Remember landlines? Yeah, me neither.
But one union is trying to make sure you never forget.
Communications Workers of America (CWA), a powerful union that represents Verizon Wireless employees, convinced 39,000 landline workers to go on strike for 45 days.
And they seem to have won.
A CWA press release dated May 29, 2016, announced Verizon’s anticipated surrender, finally bringing the strike to an end. In a proposed four-year contract agreement, Verizon agreed to both pension and raise increases, 1,300 new east coast union jobs and over $2000 in signing bonuses.
Here’s how they got their way:
Earlier this May, 200 Pittsburgh-area residents lost all service in the dead of night after a cable was deliberately cut. When members of the community began questioning the union’s involvement, CWA Local 13000 Vice President Tom Crawford, told Pittsburgh’s Action News 4 that the network loss was probably a result of “untrained and unqualified” contractors hired by Verizon.
Before the strike began on April 13, 2016, Verizon Wireless’ sabotage reports were in the single digits. As of April 27, CNN Money noted that Verizon claimed “57 instances of network sabotage and other criminal activity.”
The strike was marked with so much suspicious activity that Verizon issued a $10,000 reward for information regarding union vandalism of company property.
The union’s strike has injured both Verizon and the consumer. Sabotaged lines means no catching up on the latest episode of your favorite show, no internet access and worst of all, no landline service for emergency calls. An estimated 240 million 911 calls are made nationwide in a given year.
It’s not about Verizon; it’s about life and death situations.
The well being of our communities shouldn’t be dictated by an organization that reported spending $0 “on behalf of individual members” in its 2015 financial disclosure to the U.S. Department of Labor. Unfortunately, the CWA cares more about preserving an outdated infrastructure than people. In a nation where 98 percent are connected to high-speed wireless Internet, the CWA went on strike to protect landline jobs.
In the new contract proposal, Verizon agreed to reverse outsourcing plans, which the union argued would bring “a significant amount of pole maintenance work to the unionized workforce in New York” (in New York, by the way, workers in a unionized workplace are legally forced to join the union if they want to keep their jobs).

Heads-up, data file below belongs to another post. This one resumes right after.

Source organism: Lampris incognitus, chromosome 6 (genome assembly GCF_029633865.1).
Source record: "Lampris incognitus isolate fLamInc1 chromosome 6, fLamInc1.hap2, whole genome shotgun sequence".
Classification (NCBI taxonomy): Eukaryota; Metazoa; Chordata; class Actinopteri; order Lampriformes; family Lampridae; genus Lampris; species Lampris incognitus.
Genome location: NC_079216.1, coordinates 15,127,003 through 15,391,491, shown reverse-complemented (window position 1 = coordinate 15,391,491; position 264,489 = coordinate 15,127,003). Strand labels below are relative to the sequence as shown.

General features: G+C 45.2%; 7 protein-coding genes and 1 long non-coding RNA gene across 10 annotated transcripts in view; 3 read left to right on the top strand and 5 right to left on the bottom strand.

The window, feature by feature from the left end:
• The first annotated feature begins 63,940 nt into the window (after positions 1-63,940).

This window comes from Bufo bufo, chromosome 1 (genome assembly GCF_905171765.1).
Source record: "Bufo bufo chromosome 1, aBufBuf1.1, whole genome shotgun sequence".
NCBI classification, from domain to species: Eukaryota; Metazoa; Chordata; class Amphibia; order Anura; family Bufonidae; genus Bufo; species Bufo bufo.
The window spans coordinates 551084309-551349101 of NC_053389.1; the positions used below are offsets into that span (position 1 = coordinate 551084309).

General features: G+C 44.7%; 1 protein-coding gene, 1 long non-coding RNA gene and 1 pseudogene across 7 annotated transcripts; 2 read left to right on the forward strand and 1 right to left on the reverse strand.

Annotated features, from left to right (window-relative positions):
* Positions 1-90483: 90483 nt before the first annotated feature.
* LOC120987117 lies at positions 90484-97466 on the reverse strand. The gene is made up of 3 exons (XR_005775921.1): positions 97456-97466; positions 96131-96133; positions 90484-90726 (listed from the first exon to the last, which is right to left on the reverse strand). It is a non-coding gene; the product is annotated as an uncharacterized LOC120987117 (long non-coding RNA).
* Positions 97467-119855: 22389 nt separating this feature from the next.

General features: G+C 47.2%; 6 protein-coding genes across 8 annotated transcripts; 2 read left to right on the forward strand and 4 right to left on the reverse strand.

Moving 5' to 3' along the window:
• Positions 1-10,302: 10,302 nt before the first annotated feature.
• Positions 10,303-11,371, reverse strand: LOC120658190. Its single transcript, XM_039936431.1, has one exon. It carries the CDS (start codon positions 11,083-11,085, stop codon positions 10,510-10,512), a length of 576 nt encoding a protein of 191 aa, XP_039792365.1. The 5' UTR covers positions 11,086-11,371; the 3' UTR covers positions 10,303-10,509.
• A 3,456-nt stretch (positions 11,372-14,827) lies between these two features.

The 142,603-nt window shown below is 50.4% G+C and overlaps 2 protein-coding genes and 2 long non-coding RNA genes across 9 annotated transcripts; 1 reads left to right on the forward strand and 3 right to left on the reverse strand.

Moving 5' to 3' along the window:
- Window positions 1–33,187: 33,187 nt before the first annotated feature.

The strike concessions have made the CWA’s intention clear: preserve outdated technology at all costs, even safety. That’s not all, the CWA strike has stunted innovation at the expense of consumers.
Every day of union demands and work stoppages added up for Verizon. That cost gets transferred to households in the form of increasing cable bills. And Americans aren’t too happy about this; the 2015 American Consumer Satisfaction Index revealed that Internet Service Providers (ISPs), like Verizon, ranked the lowest of 43 industries. The ACSI credits mounting consumer dissatisfaction with “poor customer service combined with higher prices.”
According to its officers’ relief fund guide, the CWA’s strike fund totals $400 million. And that number doesn’t include the continued dues of 400,000 members. That’s right, workers on strike are still forced to cough up union fees, despite not receiving their traditional paycheck.
When unions strike, they don’t just stop workers from doing their jobs. They stop new jobs from being created and new technology from being developed.
Unfortunately, this isn’t the first time a union has battled against innovation.
Imagine if unions were successful in killing off other industries’ progress: replace your Twitter with the local town crier. Your packages are now at the mercy of the Pony Express. And don’t even consider owning a refrigerator – think of the milkman union!
Unhappy with your cable bill this semester? You know who to thank.
Paige Halper is the Athena Worker Freedom Fellow at The Center for Worker Freedom, a special project of Americans for Tax Reform. email@example.com